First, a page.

The Blog

Featuring fresh takes and real-time analysis from HuffPost's signature lineup of contributors

Kirsty Hanly Headshot

How Can We Avoid the Stress of Christmas Present?

Posted: Updated:
CHRISTMAS SHOPPING
Getty Images

As that famous song goes - "'Tis the season to be jolly".

Really? For many people Christmas and the run up to it can be a really stressful time. There are presents to be bought, the kids are on holiday and need to be entertained, huge meals are to be cooked, finances juggled to pay for it all, and to top it off we are expected to have lots and lots of FUN!

Do you ever feel as if there just aren't enough hours in the day to get it all done and to stay sane? I see many clients in my cognitive hypnotherapy practice who have become burnt out through putting everything and everyone in their lives, except themselves, first. During the run up to the holidays this can really be exacerbated by all the expectations of family, friends and work colleagues. It's no joke that as relationships become stretched, some legal firms even cynically cash in on this at Christmas time by offering 'divorce' gift vouchers.

I work with my client's unconscious mind, which studies have shown, controls around 90% of our behaviour. For more information on how this affects us please feel free to browse my website, but to put it simply, if your unconscious has an idea that conflicts with what our conscious mind is trying to achieve, it will be a real uphill struggle. The unconscious part of your brain might be metaphorically screaming at you to slow down and take things easy, whilst your conscious mind is trying so hard to do the shopping, wrap the gifts etc. It all sounds exhausting doesn't it?

So how can we avoid becoming more and more frazzled and stressed out? It is really important to look after ourselves and to take time out to work with our minds (and bodies), not against them. Often this can be much simpler than you might think. Here are five tips to help you sail through into the new year with a positive frame of mind:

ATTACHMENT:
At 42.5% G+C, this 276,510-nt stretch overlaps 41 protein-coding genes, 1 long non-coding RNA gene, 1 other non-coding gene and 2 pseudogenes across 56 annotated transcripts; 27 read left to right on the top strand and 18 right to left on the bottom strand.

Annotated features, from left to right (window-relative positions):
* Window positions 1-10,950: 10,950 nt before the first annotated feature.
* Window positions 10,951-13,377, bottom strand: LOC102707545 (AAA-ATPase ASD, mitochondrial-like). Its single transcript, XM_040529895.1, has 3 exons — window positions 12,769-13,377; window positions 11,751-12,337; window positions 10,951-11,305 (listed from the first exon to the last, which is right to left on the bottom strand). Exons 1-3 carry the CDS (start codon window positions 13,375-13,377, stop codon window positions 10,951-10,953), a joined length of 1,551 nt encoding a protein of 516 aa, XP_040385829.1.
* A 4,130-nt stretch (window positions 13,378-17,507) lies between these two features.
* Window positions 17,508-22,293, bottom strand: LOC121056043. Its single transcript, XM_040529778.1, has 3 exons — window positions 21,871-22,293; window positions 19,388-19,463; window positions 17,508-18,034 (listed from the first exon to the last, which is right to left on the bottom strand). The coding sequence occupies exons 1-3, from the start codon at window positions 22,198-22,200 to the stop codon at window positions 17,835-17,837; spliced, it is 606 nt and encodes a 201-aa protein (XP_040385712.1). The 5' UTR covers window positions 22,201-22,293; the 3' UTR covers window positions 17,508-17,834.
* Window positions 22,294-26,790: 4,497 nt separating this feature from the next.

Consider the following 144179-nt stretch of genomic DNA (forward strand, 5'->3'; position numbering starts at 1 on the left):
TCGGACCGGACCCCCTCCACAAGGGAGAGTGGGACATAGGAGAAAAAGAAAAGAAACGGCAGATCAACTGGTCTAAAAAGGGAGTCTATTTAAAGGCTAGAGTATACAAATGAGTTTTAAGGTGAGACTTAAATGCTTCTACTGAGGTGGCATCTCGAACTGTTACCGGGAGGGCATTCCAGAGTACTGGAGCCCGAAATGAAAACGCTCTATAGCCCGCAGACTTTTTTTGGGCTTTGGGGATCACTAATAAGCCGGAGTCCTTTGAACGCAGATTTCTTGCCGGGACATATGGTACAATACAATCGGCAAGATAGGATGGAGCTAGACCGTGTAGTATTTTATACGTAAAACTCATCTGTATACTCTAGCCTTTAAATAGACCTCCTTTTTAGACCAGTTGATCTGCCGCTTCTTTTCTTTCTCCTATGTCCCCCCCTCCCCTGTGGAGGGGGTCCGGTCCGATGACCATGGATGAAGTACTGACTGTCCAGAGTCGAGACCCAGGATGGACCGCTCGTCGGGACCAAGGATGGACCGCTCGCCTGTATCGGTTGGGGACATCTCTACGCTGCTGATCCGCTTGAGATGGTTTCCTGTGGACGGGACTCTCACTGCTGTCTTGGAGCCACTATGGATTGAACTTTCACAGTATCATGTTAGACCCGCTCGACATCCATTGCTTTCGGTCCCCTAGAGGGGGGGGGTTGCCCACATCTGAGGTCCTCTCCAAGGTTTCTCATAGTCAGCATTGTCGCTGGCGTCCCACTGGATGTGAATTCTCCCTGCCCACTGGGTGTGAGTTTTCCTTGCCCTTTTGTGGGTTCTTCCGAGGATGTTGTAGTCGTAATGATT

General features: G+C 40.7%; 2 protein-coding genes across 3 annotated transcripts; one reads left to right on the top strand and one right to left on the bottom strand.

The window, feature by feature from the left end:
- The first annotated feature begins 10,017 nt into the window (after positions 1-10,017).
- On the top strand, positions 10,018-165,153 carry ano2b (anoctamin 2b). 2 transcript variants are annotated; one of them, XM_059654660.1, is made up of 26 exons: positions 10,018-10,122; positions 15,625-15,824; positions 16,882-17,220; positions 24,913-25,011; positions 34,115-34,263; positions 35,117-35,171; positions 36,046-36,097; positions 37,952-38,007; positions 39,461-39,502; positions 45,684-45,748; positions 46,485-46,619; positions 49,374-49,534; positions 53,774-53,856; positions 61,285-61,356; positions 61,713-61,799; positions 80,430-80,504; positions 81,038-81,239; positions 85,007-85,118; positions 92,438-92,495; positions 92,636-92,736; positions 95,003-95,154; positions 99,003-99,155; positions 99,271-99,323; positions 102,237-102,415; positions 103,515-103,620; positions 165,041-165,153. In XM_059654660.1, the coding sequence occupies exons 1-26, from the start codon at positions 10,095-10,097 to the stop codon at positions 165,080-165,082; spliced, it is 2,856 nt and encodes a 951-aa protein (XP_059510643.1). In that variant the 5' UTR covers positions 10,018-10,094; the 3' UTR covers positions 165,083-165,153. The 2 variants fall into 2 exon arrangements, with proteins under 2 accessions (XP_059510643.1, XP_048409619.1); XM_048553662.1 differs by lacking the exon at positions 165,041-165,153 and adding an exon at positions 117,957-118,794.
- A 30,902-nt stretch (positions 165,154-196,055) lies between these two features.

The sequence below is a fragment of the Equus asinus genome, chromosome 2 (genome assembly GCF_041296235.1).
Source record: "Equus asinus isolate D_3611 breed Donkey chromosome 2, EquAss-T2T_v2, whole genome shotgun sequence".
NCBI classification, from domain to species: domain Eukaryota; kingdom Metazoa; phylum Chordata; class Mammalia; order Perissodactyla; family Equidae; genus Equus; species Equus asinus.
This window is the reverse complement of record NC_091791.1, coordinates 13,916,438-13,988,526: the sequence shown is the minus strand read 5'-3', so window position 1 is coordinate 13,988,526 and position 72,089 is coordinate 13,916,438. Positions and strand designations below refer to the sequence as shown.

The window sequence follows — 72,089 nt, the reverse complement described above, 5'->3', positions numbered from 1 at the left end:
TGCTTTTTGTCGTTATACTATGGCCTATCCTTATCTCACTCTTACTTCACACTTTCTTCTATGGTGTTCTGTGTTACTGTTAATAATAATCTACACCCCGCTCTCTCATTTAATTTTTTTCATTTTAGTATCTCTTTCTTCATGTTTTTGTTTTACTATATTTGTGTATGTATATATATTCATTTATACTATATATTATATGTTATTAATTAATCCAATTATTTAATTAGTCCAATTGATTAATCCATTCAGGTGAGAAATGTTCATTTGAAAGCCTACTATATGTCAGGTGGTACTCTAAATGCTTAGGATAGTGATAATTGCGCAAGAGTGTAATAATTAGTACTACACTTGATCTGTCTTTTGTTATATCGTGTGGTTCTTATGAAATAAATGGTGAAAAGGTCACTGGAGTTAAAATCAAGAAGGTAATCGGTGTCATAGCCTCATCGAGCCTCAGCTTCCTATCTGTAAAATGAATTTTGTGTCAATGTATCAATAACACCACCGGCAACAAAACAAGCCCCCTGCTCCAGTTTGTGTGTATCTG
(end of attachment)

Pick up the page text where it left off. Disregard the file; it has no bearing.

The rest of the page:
1. Make a plan. It might seem simple, but it can be easy to forget that a list really helps when you've got lots on your mind. I even suggest to some of my clients to keep a notebook by their bed so that they can scribble their thoughts in it during a restless night. It's so much better on paper than in your head and can allow then your mind to be free to rest when it most needs it.

2. Take care of yourself. We all know how to do this don't we - eat well, get enough sleep, exercise, drink plenty of water - but it can be easy to forget, especially in the party season. You might be surprised how in just a few moments a day to be still and check in with yourself, you can really begin to notice a difference in how you feel. Just stopping long enough to let your conscious mind rest to allow the unconscious mind to tell you what it needs, is all it takes. Some people choose to learn self-hypnosis or to listen to a hypnosis CD to make this more effective. A cognitive hypnotherapist in your area could help you with this.

3. Set a budget and stick to it. Financial issues are one of the biggest causes of stress in this country. If money is tight then Christmas can be the time of year where you start to feel it the most. We live in a consumerist society where more, more, more is becoming the norm at Christmas. However, gift giving in itself is a lovely thing to do, no matter how much the gift costs. You might be surprised how one well thought out, or even homemade gift can have the greatest impact.

4. Feel the Christmas love (whenever you can). Did you know that showing kindness to people is actually good for your health? The bonding hormone, oxytocin, is released through warm emotional contact, which we can all create in everyday social situations. Some studies show that this has an effect on the vegus nerve which in turn reduces inflammation in the body, making you all round healthier. So by smiling lots and being kind to others you are actually improving your own wellbeing. How good is that! For more information on this have a look at Dr David Hamilton's website at www.drdavidhamilton.com.

5. And finally - breathe. It might sound obvious, but when we feel anxious or are stressed, the fight or flight mechanism that kicks in causes us to breathe shallowly, taking in too much oxygen. Counteracting this means that we confuse the body into relaxing as it's physiologically impossible to feel stressed and relaxed at the same time. Give this simple technique of 7/11 breathing a go and see what a difference it can make.

7/11 Breathing

Step 1
Get comfortable and sit down if possible.

Step 2
Breathe in through your nose to a count of seven. Imagine the air is reaching all the way down to your diaphragm so your stomach pushes outwards with the breath.

Step 3
Breathe out through your mouth for a count of 11.
Repeat as many times as is necessary for you to feel better and enjoy the relaxed feeling that it brings.

Give these suggestions a go and perhaps think of some other ways to begin to listen to the messages from your unconscious mind. It might just make the difference that makes the difference and lead to a happier, more relaxed, best possible you for 2012.
www.kirstyhanly.co.uk